A long-running labour dispute between Federated Co-operatives Ltd. and unionized employees at its Regina oil refinery has been taken to the steps of the Tidewater Midstream facility in Prince George.
That's where members of Unifor have been preventing trucks that service Co-op gas bars in this region from accessing the refinery to pick up more fuel. The line has been up since Thursday morning.
"We're letting all of the other trucks in," Unifor western regional director Gavin McGarrigle said. "Co-op trucks, we're asking them to take their business elsewhere...We're prepared to go around the clock and last as long as needed."
Federated Co-operatives locked out about 760 workers Dec. 5 when the union issued strike notice. Pensions are the main sticking point.
On Wednesday, the Saskatchewan government appointed veteran arbitrator Vince Ready special mediator to try to resolve the impasse. He is to recommend terms for an agreement if the two sides can't reach a deal with his help within 20 days.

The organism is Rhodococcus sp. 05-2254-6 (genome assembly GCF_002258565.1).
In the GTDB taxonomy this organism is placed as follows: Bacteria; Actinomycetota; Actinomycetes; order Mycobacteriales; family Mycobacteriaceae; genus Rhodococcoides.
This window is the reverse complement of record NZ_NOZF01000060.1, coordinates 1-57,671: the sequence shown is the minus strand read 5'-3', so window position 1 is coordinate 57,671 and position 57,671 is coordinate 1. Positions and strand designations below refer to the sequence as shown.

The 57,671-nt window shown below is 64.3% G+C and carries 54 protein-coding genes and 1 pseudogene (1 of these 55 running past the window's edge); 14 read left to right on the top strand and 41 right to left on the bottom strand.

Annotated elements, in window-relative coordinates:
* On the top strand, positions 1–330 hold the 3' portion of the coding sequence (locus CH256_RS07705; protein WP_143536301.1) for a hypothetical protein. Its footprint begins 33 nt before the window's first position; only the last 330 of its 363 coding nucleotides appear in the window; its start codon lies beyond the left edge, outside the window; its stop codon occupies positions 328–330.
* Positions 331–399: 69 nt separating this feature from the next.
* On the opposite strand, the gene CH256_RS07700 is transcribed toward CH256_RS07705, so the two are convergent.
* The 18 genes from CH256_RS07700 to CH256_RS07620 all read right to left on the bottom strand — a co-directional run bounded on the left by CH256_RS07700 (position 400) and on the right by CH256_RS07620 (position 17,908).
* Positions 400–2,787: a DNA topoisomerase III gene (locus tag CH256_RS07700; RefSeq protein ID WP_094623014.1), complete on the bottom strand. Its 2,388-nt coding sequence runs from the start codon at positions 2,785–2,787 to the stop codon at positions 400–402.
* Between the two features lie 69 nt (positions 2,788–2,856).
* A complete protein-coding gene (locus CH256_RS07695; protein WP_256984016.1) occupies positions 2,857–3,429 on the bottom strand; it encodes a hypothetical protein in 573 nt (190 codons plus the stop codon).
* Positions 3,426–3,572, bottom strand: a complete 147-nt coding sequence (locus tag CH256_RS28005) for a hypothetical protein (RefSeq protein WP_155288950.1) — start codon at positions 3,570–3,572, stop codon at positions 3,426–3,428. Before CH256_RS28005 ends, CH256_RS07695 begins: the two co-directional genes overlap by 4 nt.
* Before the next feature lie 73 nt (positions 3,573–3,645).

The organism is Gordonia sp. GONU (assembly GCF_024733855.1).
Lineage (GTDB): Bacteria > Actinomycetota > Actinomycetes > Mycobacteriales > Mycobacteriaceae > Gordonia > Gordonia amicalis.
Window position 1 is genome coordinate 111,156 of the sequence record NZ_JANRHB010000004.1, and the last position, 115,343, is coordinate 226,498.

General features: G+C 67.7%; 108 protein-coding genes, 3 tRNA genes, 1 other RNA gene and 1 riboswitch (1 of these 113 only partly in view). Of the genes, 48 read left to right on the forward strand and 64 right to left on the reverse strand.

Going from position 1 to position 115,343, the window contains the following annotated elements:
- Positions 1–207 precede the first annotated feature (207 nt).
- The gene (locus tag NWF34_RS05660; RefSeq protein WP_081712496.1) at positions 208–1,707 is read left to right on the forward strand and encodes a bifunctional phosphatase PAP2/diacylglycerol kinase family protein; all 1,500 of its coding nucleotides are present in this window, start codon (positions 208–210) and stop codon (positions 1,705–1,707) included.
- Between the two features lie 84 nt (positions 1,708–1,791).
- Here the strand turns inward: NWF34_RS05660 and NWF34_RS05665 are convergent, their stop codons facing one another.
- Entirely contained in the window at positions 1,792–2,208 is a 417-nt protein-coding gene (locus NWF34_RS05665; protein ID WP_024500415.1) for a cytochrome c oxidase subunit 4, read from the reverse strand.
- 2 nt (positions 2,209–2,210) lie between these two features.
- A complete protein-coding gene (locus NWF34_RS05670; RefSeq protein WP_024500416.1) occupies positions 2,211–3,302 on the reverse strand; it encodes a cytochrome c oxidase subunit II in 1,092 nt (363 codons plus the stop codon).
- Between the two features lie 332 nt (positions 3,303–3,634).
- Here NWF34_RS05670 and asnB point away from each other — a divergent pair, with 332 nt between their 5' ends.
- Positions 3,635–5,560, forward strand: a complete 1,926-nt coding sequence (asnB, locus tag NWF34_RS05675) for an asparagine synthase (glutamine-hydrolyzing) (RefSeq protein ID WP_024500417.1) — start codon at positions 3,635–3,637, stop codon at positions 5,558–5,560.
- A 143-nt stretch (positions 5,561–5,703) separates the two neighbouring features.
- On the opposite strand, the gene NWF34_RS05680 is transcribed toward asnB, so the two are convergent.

Also on Wednesday, a judge found Unifor guilty for the second time of violating a court injunction that said members could not prevent traffic from moving in and out of the plant. Justice Neil Robertson fined the union $250,000 on top of a $100,000 penalty last month.
McGarrigle said Unifor took up the tactic because the employer is using scab labour to keep the refinery running. Scab labour is prohibited in British Columbia but not in Saskatchewan.
The picketers in Prince George have not had to turn away any truckers so far.
"Normally there are about 10 Co-op trucks a day that come through here but it's been as high as 30 (since the lockout began) but since we've been up here, they have not sent anyone here," McGarrigle said.
McGarrigle encouraged Co-op members to boycott the chain's gas bars and grocery stores and to contact their board members and express support for the locked out employees.
- with files from The Canadian Press